Ikea Towers. "Worlds in Collision: Terror and the Future of Global Order" by Ken Booth and Tim Dunne (eds) and "Terror: A Meditation on the Meaning of September 11" by John Carroll. [review]
Australian Book Review
These two books represent strikingly different responses to the events of September 11; indeed, in some respects, they encompass radically divergent human reactions to tragedy of any sort. "The Worlds in Collision" collection is mostly cool, analytic and carefully reasoned; it contains a pooling of ideas from many different sources, an academic symposium in print. John Carroll's book is highly personal, rhetorical and passionately grim. He calls it 'a meditation', but the tone is not one of quiet reflection, but of prophetic jeremiad. Ken Booth and Tim Dunne want to help us cope with an urgent political problem; Carroll wants to indict a spiritual disease and issue a call for cultural reform. The stock-in-trade of most of the contributors to "Worlds in Collision" is argument; for Carroll it is primarily metaphor.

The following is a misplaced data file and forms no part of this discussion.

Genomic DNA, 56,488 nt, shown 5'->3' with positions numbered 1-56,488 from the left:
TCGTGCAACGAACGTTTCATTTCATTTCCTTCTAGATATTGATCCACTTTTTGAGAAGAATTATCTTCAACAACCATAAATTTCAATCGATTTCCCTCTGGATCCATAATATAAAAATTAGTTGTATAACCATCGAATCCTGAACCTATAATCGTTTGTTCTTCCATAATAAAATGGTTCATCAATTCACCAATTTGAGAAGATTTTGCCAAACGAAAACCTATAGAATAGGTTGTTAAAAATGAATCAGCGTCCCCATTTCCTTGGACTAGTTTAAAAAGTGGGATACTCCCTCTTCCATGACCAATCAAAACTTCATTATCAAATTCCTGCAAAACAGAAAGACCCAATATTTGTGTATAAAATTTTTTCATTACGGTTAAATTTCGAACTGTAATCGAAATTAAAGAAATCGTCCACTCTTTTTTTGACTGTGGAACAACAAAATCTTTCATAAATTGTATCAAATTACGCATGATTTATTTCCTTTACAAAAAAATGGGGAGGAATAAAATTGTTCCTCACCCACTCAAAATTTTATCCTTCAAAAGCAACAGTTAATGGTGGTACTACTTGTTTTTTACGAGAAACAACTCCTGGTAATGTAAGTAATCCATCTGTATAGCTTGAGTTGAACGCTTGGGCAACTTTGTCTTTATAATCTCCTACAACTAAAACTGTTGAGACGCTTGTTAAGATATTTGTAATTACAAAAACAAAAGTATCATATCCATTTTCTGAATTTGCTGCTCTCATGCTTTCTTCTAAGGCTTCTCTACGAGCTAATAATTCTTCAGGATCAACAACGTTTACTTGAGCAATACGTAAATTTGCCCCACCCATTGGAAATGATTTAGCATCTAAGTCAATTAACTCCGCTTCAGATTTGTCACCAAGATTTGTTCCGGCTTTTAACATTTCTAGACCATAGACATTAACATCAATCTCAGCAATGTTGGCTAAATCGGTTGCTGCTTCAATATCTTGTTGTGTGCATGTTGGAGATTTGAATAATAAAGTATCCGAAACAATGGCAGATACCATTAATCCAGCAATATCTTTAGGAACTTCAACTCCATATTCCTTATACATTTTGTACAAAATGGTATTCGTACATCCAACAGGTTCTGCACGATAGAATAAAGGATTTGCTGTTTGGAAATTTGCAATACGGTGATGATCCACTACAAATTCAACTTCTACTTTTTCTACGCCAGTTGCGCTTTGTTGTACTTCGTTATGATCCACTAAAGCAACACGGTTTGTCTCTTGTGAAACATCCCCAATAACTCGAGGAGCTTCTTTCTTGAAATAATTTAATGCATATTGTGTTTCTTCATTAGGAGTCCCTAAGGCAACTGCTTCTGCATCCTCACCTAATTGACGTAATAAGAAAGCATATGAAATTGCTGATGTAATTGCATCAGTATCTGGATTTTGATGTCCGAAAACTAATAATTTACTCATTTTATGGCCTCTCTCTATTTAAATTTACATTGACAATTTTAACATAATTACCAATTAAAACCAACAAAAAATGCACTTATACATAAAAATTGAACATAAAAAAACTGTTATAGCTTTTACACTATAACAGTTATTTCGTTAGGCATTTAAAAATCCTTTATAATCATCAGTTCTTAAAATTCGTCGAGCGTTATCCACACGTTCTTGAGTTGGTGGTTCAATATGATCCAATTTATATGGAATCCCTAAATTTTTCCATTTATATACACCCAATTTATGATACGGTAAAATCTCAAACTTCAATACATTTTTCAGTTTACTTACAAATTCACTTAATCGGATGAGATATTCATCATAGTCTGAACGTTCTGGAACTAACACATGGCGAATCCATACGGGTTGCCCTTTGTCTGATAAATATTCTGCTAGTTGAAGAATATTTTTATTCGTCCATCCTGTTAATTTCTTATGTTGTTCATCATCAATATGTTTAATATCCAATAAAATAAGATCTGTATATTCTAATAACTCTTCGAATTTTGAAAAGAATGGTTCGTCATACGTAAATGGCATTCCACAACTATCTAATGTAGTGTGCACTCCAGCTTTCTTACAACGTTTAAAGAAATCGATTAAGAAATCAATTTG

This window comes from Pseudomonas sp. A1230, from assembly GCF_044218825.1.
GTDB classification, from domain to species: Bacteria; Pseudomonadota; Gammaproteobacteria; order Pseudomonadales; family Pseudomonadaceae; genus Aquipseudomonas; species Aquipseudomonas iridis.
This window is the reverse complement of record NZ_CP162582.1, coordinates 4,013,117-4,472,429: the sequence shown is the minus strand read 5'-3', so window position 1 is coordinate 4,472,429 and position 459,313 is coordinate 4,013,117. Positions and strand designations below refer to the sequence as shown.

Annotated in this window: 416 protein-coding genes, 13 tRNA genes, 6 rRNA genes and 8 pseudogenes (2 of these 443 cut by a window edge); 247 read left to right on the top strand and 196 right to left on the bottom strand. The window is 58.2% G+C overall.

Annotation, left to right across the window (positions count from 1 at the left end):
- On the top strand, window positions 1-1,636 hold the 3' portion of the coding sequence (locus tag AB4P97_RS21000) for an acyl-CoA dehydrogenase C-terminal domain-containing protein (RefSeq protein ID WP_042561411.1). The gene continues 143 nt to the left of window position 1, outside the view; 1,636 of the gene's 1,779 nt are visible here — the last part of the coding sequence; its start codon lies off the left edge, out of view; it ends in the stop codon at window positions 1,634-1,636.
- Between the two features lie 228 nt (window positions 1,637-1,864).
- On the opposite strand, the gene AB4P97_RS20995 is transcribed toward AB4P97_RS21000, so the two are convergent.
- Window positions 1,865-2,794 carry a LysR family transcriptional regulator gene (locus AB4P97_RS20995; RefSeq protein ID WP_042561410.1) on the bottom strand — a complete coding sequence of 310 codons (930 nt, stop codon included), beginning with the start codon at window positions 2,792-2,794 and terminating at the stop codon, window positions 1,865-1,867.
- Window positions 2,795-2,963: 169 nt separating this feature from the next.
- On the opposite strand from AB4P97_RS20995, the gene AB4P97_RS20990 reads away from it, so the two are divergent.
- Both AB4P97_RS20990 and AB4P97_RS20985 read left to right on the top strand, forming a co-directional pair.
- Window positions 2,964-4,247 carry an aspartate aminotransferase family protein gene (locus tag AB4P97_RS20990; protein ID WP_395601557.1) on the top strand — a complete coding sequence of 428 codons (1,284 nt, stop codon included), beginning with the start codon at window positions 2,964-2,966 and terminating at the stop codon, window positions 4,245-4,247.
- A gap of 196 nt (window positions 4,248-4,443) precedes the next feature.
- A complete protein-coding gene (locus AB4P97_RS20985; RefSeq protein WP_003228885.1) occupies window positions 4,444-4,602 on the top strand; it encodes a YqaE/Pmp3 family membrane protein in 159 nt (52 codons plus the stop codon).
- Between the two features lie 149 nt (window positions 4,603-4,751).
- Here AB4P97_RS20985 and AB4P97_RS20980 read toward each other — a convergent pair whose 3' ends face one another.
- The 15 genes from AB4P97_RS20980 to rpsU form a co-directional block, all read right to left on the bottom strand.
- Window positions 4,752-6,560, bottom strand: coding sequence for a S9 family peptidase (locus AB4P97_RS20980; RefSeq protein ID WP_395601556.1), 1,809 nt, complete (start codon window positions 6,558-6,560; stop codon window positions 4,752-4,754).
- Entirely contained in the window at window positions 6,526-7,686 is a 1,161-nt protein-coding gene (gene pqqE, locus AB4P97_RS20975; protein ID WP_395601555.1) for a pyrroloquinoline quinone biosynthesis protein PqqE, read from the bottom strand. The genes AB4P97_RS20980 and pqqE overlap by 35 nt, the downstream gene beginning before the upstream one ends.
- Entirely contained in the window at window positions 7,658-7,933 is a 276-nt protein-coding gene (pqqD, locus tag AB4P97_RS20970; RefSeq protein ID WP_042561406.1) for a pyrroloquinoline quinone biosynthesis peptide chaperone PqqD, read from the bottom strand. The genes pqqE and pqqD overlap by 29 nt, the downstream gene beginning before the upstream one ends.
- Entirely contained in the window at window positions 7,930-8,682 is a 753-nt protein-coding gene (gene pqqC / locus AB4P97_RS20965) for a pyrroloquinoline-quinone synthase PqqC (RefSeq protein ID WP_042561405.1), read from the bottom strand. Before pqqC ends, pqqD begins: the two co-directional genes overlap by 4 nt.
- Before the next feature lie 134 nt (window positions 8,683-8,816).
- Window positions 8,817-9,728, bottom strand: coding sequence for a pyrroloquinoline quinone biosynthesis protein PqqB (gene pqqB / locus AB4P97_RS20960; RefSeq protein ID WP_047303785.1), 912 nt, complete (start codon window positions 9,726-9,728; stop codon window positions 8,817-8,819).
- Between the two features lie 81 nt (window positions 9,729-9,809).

Australian, Book Reviews, Publishing
Coady, Tony 2002. Ikea Towers. Review of "Worlds in Collision: Terror and the Future of Global Order" by Ken Booth and Tim Dunne (eds) and "Terror: A Meditation on the Meaning of September 11" by John Carroll. 'Australian Book Review', No 246, November, 27-28.